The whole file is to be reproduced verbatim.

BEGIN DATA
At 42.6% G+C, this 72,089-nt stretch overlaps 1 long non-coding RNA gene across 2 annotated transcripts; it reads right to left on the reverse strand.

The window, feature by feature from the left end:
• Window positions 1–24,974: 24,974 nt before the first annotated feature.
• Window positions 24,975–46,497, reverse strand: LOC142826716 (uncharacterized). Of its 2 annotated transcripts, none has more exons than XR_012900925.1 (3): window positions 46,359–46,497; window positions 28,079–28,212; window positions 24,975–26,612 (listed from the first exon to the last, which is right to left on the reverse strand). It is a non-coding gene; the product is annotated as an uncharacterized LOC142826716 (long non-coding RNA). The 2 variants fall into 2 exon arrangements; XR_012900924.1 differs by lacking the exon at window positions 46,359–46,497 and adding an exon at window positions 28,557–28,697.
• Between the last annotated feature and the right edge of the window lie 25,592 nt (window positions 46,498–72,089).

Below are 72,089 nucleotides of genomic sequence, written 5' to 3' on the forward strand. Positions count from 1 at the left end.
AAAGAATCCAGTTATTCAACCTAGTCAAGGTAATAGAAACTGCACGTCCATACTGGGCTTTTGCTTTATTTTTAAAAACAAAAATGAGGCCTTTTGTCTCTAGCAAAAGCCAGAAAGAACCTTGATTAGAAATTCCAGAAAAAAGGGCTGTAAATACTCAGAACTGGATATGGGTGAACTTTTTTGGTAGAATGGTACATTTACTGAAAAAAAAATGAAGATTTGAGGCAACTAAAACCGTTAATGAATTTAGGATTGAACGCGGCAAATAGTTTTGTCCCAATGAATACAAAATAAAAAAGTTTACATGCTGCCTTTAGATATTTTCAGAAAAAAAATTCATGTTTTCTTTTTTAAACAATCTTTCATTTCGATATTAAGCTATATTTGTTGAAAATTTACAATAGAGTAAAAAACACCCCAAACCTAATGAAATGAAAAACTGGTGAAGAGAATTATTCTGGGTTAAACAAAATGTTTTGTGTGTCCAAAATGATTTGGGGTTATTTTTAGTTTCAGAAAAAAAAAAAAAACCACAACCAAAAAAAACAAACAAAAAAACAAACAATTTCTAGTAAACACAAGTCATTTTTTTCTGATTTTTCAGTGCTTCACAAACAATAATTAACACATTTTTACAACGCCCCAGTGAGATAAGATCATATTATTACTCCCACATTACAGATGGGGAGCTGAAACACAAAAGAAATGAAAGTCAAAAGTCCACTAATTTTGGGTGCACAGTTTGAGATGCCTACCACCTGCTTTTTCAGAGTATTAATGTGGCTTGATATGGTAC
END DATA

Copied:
At 42.6% G+C, this 72,089-nt stretch overlaps 1 long non-coding RNA gene across 2 annotated transcripts; it reads right to left on the reverse strand.

The window, feature by feature from the left end:
• Window positions 1–24,974: 24,974 nt before the first annotated feature.
• Window positions 24,975–46,497, reverse strand: LOC142826716 (uncharacterized). Of its 2 annotated transcripts, none has more exons than XR_012900925.1 (3): window positions 46,359–46,497; window positions 28,079–28,212; window positions 24,975–26,612 (listed from the first exon to the last, which is right to left on the reverse strand). It is a non-coding gene; the product is annotated as an uncharacterized LOC142826716 (long non-coding RNA). The 2 variants fall into 2 exon arrangements; XR_012900924.1 differs by lacking the exon at window positions 46,359–46,497 and adding an exon at window positions 28,557–28,697.
• Between the last annotated feature and the right edge of the window lie 25,592 nt (window positions 46,498–72,089).

Below are 72,089 nucleotides of genomic sequence, written 5' to 3' on the forward strand. Positions count from 1 at the left end.
AAAGAATCCAGTTATTCAACCTAGTCAAGGTAATAGAAACTGCACGTCCATACTGGGCTTTTGCTTTATTTTTAAAAACAAAAATGAGGCCTTTTGTCTCTAGCAAAAGCCAGAAAGAACCTTGATTAGAAATTCCAGAAAAAAGGGCTGTAAATACTCAGAACTGGATATGGGTGAACTTTTTTGGTAGAATGGTACATTTACTGAAAAAAAAATGAAGATTTGAGGCAACTAAAACCGTTAATGAATTTAGGATTGAACGCGGCAAATAGTTTTGTCCCAATGAATACAAAATAAAAAAGTTTACATGCTGCCTTTAGATATTTTCAGAAAAAAAATTCATGTTTTCTTTTTTAAACAATCTTTCATTTCGATATTAAGCTATATTTGTTGAAAATTTACAATAGAGTAAAAAACACCCCAAACCTAATGAAATGAAAAACTGGTGAAGAGAATTATTCTGGGTTAAACAAAATGTTTTGTGTGTCCAAAATGATTTGGGGTTATTTTTAGTTTCAGAAAAAAAAAAAAAACCACAACCAAAAAAAACAAACAAAAAAACAAACAATTTCTAGTAAACACAAGTCATTTTTTTCTGATTTTTCAGTGCTTCACAAACAATAATTAACACATTTTTACAACGCCCCAGTGAGATAAGATCATATTATTACTCCCACATTACAGATGGGGAGCTGAAACACAAAAGAAATGAAAGTCAAAAGTCCACTAATTTTGGGTGCACAGTTTGAGATGCCTACCACCTGCTTTTTCAGAGTATTAATGTGGCTTGATATGGTAC